Director Billy Wilder salutes his idol, Ernst Lubitsch, with this comedy about a middle-aged playboy fascinated by the daughter of a private detective who has been hired to entrap him with the wife of a client.
Recent college graduate Benjamin Braddock is trapped into an affair with Mrs. Robinson, who happens to be the wife of his father's business partner and then finds himself falling in love with her daughter, Elaine.
Struggling writer Paul Varjak moves into a New York apartment building and becomes intrigued by his pretty, quirky neighbor Holly Golightly. Holly's lifestyle confuses and fascinates Paul; in public she flits through parties with a sexy, sophisticated air, but when they're alone she changes into a sweetly vulnerable bundle of neuroses. Written by
Contrary to popular belief, the movie follows Truman Capote's original novel quite closely. The character of Mag Wildwood, the Amazon-like model who crashes Holly's party in the film, is a major character in the novel. Capote describes her as having a stutter. In the film, Mag does indeed stutter though this isn't explained. During the shoplifting sequence, Holly briefly dons a Huckleberry Hound mask; a direct reference to a line in her song, "Moon River." Although Audrey Hepburn's performance of "Moon River" is unsurpassed, it would not be officially released until after her death. Holly's "bad date" prior to her first visit to Paul's apartment is only heard behind a door. The man who provides this voice is uncredited, but he sounds a lot like Mel Blanc, who at the time was working with film co-star Alan Reed on The Flintstones (1960). See more »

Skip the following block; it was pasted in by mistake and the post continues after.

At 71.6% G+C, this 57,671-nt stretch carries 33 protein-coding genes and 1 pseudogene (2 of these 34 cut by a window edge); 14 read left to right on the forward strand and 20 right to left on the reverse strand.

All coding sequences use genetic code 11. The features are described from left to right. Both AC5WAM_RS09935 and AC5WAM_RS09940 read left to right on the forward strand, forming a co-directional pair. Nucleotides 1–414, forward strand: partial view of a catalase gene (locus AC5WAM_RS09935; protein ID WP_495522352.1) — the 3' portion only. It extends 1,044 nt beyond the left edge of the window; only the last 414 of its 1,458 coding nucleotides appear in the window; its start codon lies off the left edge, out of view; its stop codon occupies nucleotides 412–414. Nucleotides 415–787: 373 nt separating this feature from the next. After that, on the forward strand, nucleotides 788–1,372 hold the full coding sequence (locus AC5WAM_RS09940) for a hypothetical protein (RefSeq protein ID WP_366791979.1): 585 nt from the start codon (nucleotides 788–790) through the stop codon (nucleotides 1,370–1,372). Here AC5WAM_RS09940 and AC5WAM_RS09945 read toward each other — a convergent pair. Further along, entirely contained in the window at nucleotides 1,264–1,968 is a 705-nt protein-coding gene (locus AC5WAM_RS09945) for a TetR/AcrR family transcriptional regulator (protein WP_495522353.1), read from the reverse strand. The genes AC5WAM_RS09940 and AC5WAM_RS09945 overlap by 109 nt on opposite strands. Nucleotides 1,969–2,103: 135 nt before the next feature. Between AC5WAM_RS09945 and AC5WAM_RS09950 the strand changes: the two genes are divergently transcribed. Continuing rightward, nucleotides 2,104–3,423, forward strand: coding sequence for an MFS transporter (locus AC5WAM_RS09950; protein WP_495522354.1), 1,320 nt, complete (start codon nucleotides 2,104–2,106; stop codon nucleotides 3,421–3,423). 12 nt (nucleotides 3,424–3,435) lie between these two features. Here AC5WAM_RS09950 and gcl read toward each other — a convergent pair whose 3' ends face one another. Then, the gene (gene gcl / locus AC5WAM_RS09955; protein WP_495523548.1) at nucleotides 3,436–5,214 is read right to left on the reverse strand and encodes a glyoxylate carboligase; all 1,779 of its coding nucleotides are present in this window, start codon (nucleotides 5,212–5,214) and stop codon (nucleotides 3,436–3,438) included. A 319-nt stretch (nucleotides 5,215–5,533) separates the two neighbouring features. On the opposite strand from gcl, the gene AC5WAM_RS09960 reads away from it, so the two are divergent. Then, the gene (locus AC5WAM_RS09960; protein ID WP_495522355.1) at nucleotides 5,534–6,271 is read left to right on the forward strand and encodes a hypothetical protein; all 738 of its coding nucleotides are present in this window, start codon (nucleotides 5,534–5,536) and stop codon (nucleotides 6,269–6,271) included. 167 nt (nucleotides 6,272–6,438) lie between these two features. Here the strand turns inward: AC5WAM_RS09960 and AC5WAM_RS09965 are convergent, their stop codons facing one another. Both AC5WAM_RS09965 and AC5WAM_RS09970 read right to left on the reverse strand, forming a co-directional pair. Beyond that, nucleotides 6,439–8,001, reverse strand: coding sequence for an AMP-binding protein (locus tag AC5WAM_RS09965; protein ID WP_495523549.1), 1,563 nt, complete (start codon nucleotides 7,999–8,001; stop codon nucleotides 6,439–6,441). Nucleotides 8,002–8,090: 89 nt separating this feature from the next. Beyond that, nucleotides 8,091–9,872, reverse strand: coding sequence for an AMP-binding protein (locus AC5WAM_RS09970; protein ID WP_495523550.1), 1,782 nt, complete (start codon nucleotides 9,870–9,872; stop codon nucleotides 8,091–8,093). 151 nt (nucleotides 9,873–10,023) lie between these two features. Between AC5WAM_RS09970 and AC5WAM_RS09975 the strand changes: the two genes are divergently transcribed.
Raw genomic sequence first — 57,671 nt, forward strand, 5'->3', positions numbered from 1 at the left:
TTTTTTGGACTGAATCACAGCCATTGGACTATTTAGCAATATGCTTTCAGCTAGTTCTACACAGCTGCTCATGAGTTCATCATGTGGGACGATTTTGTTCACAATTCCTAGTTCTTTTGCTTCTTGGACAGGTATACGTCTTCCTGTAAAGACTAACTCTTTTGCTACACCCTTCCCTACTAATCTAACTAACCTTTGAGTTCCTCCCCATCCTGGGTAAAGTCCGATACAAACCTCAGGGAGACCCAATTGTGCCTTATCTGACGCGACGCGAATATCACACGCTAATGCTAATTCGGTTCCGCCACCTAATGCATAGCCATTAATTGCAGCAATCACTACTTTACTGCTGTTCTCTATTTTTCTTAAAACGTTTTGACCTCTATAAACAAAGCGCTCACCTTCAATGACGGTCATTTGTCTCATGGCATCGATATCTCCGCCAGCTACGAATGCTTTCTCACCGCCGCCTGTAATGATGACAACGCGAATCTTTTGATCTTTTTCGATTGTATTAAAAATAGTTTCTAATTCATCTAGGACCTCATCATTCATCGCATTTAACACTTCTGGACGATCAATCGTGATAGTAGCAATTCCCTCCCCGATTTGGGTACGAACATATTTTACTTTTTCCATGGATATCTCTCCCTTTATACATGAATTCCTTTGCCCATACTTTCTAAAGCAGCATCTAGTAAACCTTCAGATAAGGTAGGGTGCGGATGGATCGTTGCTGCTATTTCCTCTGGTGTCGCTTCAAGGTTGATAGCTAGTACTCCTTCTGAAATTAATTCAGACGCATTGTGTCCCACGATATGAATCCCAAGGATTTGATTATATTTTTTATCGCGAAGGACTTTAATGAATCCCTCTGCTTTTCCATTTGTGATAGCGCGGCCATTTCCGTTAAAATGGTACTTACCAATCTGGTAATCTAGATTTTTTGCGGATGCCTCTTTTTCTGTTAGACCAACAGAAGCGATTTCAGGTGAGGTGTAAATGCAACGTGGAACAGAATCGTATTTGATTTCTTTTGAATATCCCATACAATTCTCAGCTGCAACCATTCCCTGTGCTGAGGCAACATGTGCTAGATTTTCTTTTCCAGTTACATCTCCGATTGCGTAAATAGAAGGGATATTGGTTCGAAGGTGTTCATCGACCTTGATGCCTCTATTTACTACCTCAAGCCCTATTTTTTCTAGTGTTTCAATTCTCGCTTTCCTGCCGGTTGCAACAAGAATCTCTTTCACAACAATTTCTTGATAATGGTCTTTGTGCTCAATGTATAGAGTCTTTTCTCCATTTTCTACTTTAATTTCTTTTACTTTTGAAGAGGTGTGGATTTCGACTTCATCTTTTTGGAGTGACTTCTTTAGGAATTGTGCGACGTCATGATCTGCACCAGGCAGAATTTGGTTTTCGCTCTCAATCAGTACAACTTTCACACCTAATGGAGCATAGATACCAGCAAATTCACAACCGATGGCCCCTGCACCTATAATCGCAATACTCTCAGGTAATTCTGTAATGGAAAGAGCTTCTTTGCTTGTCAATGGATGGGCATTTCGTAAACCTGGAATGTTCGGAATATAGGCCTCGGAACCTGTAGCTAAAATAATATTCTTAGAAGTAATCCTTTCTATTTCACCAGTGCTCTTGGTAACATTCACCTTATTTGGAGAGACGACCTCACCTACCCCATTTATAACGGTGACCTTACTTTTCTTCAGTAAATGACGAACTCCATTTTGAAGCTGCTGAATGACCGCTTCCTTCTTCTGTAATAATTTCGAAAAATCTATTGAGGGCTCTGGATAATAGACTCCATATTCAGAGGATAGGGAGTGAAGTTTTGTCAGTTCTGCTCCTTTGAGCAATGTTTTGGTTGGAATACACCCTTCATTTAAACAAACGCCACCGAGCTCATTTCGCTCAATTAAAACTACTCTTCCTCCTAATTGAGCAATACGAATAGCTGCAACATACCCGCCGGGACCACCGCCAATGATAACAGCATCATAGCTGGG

When Holly breaks things in her apartment, Paul's necktie is alternately in/out of his vest between shots. See more »
The famous film "Breakfast at Tiffany's" is supposedly based upon a brilliant novel by Truman Capote.Excellent music by Henry Mancini, the striking elegance and charm of Audrey Hepburn, the big name of Blake Edwards as the one of the best Hollywood entertainers promised an unforgettable picture.Alas! It turned out to be the most disappointing film versions of all the times.First, there is no trace of the original message of the novel(I hear that the author was not very happy about film version either), which gives no hint of any sugary-sweet romance at all, and the character of Hollie had been grossly transformed (if not mutilated).Second, the actors and their protagonists are a horrendous mismatch:Audrey Hepburn (with all my sincerest admiration and love for her)plays some girl poor Truman Capote had never dreamed about of putting into his novel: too naive and pure, too high-class and too sweet to be a "real phony" as one of the film's characters (O.J.Berman )calls her.Mr Peppard is absolutely wooden, so he looks and sounds the phoniest of all with his love confessions.Mickey Rooney is a bad (really bad!) caricature of a Japanese ( forget about political correctness, it is just bad taste!)man. It is a great pity that a really wonderful piece of writing has had such a disappointing destiny in Hollywood! Though for those who know Hollywood tastes and culture it is no surprise at all.
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